Chris Potter, a titanic saxophonist still searching for the ceiling of his prime, has engaged in magnificent horn-blowing showcases (try Lift: Live at the Village Vanguard) and been a member of some memorably strong and cohesive ensembles (with Dave Holland, Dave Douglas, in trio with Paul Motian and Jason Moran, and most recently with Pat Metheny). But Potter has never relied on his compositions with the thematic rigor and imagination displayed on The Sirens, his ECM debut and 19th disc as a leader overall.
The Sirens was conceived in a burst of creativity that mirrors the fluid complexity of Potter’s solos. He had just re-read Homer’s ancient classic, The Odyssey, and erupted with eight songs, all related to his impressions of the epic poem, within a two-week period. He assembled an enormously talented quintet who could exercise rugged discipline and free-wheeling spontaneity. Suffice to say, his bandmates give the compositions full justice.
A key choice was enlisting Eric Harland on drums — a dynamic time-keeper well-suited for grandeur, who proves here, as he does in Charles Lloyd’s quartet, that his carpet-bombing style raises the intensity without driving the band into a frenzy. There are a pair of keyboardists, first among them Potter’s longtime cohort Craig Taborn, who can expertly preserve the natural shape of a fragile ballad like “Dawn (With Her Rosy Fingers), capably ride astride the odd-metered canter of “Kalypso,” and engage Potter’s robust tenor solo with classic jolt of chordal thunder and single-note passages. The other keyboardist is David Virelles on prepared piano, harmonium and celeste, on board primarily for minor but crucial twinkling (and a wonderfully busy interaction with Taborn on “Wayfinder”).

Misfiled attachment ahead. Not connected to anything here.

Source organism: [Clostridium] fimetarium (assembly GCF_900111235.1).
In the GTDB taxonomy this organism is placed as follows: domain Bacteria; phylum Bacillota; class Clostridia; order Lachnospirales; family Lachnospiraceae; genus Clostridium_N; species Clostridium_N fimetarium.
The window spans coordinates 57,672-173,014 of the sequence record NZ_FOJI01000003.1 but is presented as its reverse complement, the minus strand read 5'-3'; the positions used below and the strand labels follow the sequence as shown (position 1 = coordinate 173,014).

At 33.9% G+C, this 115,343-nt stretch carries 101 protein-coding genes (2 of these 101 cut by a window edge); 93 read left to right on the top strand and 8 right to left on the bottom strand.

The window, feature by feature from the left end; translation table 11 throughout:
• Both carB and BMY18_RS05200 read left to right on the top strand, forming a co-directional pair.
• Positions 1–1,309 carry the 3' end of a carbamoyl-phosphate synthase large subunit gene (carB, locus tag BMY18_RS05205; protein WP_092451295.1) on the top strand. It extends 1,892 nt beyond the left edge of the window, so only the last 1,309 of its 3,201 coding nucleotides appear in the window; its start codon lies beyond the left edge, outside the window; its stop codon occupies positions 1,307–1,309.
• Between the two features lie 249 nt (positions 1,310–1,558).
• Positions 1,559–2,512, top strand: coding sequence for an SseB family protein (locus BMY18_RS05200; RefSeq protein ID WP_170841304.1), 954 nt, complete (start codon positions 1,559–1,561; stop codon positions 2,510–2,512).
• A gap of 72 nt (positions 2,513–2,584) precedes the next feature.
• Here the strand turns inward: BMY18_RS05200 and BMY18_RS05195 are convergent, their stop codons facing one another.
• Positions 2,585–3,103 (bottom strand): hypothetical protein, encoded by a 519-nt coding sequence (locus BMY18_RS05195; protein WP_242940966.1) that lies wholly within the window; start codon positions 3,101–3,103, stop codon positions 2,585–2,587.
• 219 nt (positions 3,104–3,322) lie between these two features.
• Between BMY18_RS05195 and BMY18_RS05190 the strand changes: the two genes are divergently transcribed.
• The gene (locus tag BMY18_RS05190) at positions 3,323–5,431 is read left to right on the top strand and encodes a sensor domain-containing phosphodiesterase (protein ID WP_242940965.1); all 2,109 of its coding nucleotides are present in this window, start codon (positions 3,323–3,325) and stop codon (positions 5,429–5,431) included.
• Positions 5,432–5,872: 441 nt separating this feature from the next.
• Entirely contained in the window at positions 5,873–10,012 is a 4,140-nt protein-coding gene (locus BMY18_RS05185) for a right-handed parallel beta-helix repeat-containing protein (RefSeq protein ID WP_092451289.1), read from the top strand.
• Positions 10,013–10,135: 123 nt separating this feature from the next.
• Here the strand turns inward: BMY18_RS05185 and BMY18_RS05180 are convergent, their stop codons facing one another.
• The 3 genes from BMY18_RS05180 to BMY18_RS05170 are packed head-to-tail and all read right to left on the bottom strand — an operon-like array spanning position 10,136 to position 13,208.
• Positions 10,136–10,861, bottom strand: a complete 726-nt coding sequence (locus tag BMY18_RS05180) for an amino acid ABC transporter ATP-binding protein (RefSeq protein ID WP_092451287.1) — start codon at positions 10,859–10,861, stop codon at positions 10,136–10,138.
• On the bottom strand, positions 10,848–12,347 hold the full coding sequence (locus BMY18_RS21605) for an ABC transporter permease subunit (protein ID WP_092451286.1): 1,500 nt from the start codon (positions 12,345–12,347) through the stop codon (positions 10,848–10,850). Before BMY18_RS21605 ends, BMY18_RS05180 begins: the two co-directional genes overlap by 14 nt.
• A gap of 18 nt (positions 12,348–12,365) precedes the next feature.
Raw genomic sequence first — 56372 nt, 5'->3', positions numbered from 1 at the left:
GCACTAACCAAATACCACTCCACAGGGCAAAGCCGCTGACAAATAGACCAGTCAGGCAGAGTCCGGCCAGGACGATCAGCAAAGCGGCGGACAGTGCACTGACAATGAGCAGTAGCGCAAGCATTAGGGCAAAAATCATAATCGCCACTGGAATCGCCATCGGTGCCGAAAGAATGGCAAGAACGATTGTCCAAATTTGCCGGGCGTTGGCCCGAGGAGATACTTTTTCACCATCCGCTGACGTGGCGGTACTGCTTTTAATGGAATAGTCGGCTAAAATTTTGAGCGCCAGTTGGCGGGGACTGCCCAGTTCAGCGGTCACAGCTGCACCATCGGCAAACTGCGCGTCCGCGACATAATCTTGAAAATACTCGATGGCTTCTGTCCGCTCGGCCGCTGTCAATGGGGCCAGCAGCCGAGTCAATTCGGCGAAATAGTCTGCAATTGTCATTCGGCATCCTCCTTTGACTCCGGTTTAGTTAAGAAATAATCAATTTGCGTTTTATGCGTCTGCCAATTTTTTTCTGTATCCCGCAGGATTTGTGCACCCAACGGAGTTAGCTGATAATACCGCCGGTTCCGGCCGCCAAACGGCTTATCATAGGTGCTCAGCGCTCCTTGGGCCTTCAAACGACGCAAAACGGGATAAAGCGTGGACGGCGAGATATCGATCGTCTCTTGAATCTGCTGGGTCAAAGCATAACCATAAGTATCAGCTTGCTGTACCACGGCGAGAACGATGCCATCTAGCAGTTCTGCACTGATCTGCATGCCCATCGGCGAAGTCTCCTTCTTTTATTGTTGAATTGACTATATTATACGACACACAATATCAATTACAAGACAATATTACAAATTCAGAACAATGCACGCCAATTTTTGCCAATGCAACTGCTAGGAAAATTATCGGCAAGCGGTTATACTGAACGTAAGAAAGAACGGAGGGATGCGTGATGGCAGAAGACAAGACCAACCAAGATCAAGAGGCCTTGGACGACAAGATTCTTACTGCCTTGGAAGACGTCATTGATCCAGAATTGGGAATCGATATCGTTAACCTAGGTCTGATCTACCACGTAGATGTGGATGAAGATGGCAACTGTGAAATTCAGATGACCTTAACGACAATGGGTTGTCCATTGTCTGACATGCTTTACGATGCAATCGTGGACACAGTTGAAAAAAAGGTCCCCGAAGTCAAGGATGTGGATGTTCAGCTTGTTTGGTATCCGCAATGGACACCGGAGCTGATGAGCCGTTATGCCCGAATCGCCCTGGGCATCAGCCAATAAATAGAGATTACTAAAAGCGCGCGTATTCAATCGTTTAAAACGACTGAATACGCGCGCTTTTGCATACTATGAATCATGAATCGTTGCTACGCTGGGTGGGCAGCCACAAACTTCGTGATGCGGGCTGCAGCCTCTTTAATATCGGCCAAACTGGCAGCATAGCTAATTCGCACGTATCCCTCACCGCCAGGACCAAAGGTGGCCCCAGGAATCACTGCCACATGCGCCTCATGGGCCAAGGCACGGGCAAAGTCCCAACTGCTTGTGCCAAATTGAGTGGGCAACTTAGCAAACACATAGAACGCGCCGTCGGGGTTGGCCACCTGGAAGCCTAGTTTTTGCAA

Potter the composer is lucky to have Potter the reedman at his disposal. When his tenor solos stretch the moody opener, “Wine Dark Sea,” near the breaking point, you revel in his well-established gifts. But when his bass clarinet marinates with the bowed bass of Larry Grenadier on the title track, you realize Potter is stretching his compositions too. I particularly enjoy the side tributes to two of his saxophone heroes. “Penelope” is a voluptuous ballad that strays into blues, reminiscent of Wayne Shorter’s composition of the same name, and Potter plays it on soprano, an instrument long associated with Shorter. On the next track, “Kalypso,” Potter gambols on tenor with a modified calypso that veers in and out of avant garde territory but still recalls the scintillating calypsos of Sonny Rollins. There is a delicious confluence at play here: Penelope is the mother of Odysseus, while Kalypso keeping Odysseus hostage on an island for seven years. The same sort of resonant, overlapping details are brimming through the music of The Sirens.